Being careful with the budget is a core function of good managers. The training budget is no exception. Is your care because you are trying to get the most bang for your training buck? Or do you restrict training out of fear of losing trained employees?
You may have heard the joke about the latter. A business owner says he doesn’t want to train his people because then they will leave. A consultant then asks him why he’d want the untrained ones to stay.
People do change jobs. The more marketable a person’s skill set is, the more options that person has for seeking employment elsewhere. But it does not follow from this that increasing training increases the risk a person will leave.
Nobody wakes up and says: “I really hate my job because my company has invested training dollars in me. I want to leave there and work for a company that won’t help me be better in my chosen line of work.”
When you don’t invest in training, you are sending a clear message that you don’t value your people. So the lack of training tends to increase, not decrease, flight to another employer.
But what if you do invest in training someone, and that person leaves? Have you not lost that entire investment? What you don’t know is how much longer that person had stayed with you because of the training you offered, thus lowering turnover and annualized hiring costs.
Remind yourself that people do not leave because they are somehow insulted that you cared enough to invest training dollars into them. They leave for other reasons. Some of the reasons people leave may be beyond your control.
But many reasons are within your control. The biggest reason people leave an employer is that they don’t feel appreciated. So you send Chuck to training, and though he correctly performs the work he was trained for, you never seem to notice. What message is your lack of communication sending to Chuck? That what he does isn’t worthy of your notice?
A helpful exercise is to pause for a while each day and ask yourself, “What have I done today to make someone in my company feel appreciated?”
This doesn’t mean going around flattering everyone or continually thanking people just for doing what they are expected to do. It can mean (among other methods) making a point of taking the time to show interest in what a specific person is doing. This attention shows that you value that person and the work that person is doing. It’s a way of showing, rather than saying, “You matter to this organization, and so does the work you do.” Remember, actions speak louder than words. Show you care.
Each manager and supervisor must accept and adopt this attitude as well. If you are the CEO or owner, lead your managers and supervisors by example. But also explicitly express expectations so they clearly understand it’s not optional.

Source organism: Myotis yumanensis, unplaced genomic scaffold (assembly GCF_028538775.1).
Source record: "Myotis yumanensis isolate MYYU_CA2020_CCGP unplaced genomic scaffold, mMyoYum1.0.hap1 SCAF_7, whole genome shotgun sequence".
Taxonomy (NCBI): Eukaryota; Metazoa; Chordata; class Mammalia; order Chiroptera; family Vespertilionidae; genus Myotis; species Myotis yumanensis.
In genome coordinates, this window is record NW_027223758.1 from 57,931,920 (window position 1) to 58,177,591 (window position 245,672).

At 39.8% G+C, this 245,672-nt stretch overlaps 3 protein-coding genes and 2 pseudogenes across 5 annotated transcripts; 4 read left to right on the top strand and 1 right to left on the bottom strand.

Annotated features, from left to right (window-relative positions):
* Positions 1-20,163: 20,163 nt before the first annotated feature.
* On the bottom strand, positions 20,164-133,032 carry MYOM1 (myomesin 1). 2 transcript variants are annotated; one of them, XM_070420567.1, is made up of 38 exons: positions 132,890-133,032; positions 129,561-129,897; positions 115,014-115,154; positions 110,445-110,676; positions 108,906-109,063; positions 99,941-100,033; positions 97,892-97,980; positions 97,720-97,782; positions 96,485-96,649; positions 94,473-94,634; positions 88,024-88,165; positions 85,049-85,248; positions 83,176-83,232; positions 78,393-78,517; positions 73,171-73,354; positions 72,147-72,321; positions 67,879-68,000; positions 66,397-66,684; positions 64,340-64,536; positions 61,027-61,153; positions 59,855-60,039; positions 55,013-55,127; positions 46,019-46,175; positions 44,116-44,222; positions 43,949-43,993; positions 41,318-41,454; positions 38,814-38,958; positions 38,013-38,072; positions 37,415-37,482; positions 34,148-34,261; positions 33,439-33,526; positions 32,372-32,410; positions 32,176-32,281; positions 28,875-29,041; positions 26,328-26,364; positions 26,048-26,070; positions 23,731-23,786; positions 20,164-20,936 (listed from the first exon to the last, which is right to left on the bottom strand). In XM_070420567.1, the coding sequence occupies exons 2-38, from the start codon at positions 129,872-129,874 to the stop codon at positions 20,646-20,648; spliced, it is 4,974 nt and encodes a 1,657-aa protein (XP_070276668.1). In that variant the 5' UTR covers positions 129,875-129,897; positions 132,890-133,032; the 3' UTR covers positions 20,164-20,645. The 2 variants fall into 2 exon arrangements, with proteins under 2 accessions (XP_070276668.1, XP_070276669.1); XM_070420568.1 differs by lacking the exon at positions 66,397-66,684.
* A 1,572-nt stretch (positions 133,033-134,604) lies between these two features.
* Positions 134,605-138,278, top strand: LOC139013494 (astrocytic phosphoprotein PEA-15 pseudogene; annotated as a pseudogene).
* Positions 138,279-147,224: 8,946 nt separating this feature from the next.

Other controllable factors also get people in the mood to leave. Let’s look at some.
- Vague instructions. Instructions that are concise and clear require some effort to provide. Think it through before issuing instructions. Vague instructions set people up for failure, and nobody likes being set up that way.
- Not taking people’s concerns seriously. If someone complains about anything within your power to address, don’t brush off the comment. Instead, seek more information. Ask questions and show you care. Have a discussion with the employee about what kind of solution would be appropriate.
- Poor organization. If your operation isn’t running like a well-oiled machine, it’s leaving people frustrated. Wherever there is disorganization, make sure it’s addressed.
- Poor leadership. Many times, the best technician or electrician is promoted to crew leader or foreman. And then a crew leader or foreman is promoted into (middle) management. Although this may reward people for their high competence, it often puts them into a role for which they are ill-equipped. As they flail around, they can easily cause their subordinates to be unhappy enough to seek employment elsewhere. The promoted ones also become unhappy, because they just are not good at their jobs. So train people for these roles before promoting them into such roles. Management training and leadership training are available from many sources. What other training might they need to succeed?
- Negativity. Once negativity takes hold in an organization, worker satisfaction plummets. The best way to prevent this is to actively promote a positive environment. Look for what is good in people. Praise publicly, criticize privately.
- Chronic safety issues. To this point, we’ve been looking at reasons people leave voluntarily. If someone leaves voluntarily because of chronic safety issues, that is a major wake-up call. Such issues may result in an involuntary cessation of more than just employment with your company.
And let’s not forget amateur hour issues. Do you run a professional outfit? Or do people have cause to refer to their time working for you as “amateur hour?” Do your policies and practices support professionalism? Have you even thought this over, or are you leaving it up to chance?